Michael Romero

Publisher, Estes Park Trail Gazette

Mike Romero headshot

"How lucky are we to wake up each morning with a view of the Rocky Mountains? It’s a place that more than 4 million people trek to each year, and 75% of those who come to Estes Park are here to see the range.

With that, tourism plays a big role in our community. We benefit from visitors spending their money in our town, but there’s so much more being left on the table. The team at Visit Estes Park, our local marketing district, is pushing to extend the lodging tax by 3.5% to go directly into housing and childcare for the tourism workforce.

With a lot of hard work, this measure will be on the ballot during the Nov. 8 election. If passed, we would see a 3.5% increase through this lodging tax extension, all generated by tourists, to be allotted to workforce housing and childcare. This tax will not be imposed on Estes Park residents — it is paid for by visitors to our quaint town, such as those paying to stay overnight in our local accommodations, and will directly benefit the community.

Visit Estes Park wants more for the community. On March 31, Colorado Gov. Jared Polis signed a bipartisan-passed bill into law that would allow lodging tax dollars to also be used for housing and childcare for those working in the tourism sector. It goes into effect on Aug. 10, and we need our local leaders to get on board.

This initiative is something that has been in the works for a while and has been carefully considered. A task force of representatives from lodging, tourism, real estate, family services, and other sectors met six times and debated the issue. At the conclusion of the task force, the group voted to support the lodging tax extension and recommended a 3.5% increase to go towards workforce housing and childcare. Then, after reviewing the task force recommendations, a significant amount of research, and much discussion, the Visit Estes Park Board of Directors recommended the 3.5% increase to the Town of Estes Park and Larimer County on Aug. 1, gaining their support.

If this tax extension goes into effect, it would align Estes Park’s lodging tax more closely with 13 other Colorado communities, of which their percentage averages 6%. For example, the City of Gunnison’s is 4% and City of Golden’s is 6%.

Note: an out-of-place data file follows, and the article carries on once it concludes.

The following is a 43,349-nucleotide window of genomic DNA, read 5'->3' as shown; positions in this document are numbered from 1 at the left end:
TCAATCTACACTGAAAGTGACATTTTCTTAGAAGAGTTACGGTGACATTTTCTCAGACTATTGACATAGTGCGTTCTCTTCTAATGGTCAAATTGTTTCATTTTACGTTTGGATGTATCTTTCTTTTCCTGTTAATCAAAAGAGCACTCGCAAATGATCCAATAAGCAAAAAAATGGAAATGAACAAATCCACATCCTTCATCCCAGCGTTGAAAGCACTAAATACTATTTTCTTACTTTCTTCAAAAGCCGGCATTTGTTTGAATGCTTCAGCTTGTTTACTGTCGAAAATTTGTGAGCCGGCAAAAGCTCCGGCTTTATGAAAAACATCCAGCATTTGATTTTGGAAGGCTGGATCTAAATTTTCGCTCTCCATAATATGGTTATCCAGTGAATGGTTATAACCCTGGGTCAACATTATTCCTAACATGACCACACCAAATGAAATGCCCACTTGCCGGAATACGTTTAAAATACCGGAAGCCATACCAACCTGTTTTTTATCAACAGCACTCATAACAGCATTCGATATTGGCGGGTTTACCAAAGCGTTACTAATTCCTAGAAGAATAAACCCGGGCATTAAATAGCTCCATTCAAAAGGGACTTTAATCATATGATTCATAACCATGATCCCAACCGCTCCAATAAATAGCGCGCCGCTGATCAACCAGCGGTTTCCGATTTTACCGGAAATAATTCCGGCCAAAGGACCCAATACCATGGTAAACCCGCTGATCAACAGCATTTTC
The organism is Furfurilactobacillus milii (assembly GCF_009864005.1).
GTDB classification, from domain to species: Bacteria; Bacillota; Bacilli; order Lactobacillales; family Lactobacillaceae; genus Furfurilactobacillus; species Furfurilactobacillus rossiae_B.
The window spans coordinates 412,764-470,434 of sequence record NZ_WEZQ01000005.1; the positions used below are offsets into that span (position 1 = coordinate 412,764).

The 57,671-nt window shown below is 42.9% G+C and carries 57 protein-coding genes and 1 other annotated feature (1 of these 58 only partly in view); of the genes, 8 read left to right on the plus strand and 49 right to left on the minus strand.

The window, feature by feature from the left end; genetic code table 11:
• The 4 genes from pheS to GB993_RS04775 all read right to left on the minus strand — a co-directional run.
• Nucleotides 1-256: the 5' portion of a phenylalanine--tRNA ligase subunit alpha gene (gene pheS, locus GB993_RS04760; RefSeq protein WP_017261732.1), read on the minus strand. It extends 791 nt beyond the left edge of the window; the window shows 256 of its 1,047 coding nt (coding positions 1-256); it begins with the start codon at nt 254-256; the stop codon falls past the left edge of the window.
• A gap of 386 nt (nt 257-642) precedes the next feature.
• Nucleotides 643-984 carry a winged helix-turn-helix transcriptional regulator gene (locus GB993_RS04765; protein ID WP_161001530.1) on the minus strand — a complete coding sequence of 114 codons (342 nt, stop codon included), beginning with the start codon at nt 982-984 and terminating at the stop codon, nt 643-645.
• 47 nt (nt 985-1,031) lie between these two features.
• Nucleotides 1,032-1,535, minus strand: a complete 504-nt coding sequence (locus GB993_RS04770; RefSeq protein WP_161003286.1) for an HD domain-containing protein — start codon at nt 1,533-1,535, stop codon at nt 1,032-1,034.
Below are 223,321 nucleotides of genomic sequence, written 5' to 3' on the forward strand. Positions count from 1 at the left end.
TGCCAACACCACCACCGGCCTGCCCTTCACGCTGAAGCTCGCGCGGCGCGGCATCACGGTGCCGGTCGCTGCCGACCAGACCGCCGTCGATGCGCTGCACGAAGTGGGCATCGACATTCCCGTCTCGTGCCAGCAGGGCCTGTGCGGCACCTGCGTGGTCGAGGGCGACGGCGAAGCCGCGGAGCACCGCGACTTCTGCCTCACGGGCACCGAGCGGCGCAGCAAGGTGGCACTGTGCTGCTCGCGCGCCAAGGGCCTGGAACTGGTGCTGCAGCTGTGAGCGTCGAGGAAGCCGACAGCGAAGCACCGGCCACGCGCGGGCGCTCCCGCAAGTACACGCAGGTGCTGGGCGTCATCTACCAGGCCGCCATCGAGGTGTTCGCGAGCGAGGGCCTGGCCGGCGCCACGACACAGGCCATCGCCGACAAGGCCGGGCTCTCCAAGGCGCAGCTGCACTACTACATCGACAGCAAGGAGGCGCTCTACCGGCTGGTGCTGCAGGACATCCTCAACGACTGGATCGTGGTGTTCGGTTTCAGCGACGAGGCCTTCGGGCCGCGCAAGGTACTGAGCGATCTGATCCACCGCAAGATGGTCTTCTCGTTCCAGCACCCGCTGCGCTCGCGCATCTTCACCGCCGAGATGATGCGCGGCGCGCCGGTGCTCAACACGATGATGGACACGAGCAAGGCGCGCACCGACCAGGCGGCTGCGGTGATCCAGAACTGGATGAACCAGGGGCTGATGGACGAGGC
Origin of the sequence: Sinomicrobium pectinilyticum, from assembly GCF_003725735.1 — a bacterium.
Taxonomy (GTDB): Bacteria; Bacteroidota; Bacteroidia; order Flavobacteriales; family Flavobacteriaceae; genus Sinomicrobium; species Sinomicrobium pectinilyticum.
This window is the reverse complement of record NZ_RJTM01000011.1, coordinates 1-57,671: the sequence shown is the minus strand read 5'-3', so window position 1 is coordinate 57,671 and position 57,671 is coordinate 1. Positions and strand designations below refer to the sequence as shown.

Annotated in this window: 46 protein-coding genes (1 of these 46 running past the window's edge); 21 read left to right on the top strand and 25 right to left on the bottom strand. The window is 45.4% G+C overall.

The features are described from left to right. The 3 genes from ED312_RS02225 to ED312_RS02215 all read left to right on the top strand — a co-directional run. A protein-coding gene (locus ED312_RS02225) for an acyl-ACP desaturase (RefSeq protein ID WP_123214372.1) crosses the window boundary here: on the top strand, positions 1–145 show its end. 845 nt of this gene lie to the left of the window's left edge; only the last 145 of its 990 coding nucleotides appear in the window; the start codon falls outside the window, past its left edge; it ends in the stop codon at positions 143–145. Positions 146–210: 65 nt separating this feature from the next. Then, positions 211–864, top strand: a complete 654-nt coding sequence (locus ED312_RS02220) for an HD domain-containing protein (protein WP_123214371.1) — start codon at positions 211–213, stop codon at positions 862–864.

As the publisher of the Estes Park Trail-Gazette, our editorial team has been following this issue closely. I’ve been in the publishing industry for 35 years, and Publisher of the TG for almost 7 years. Keeping my community abreast of what’s going on around town and serving the community as its 4th estate is a passion of mine. I’m also the proud father of four and grandfather of two, and for more than 20 years I’ve coached high school football. I understand the importance of having reliable childcare as well as safe and secure housing, and with a town whose residents are so impacted by the tourism industry, it only makes sense for us to put a portion of funds towards workforce housing and childcare.

Estes Park residents will see this item on their ballot during the General Election on Nov 8. If you’re not yet registered to vote, there’s still time. Visit larimer.gov/clerk/elections to become a registered voter to make sure your voice is heard on this issue that will have such a positive impact on the residents and families of Estes Park.

Tourism is integral to Estes Park; let’s support the workforce that makes it happen. With a new lodging tax extension, tourism dollars could fund workforce housing and childcare."


Pledge to vote in the November 2022 election to demonstrate your commitment to the workforce in Estes Park.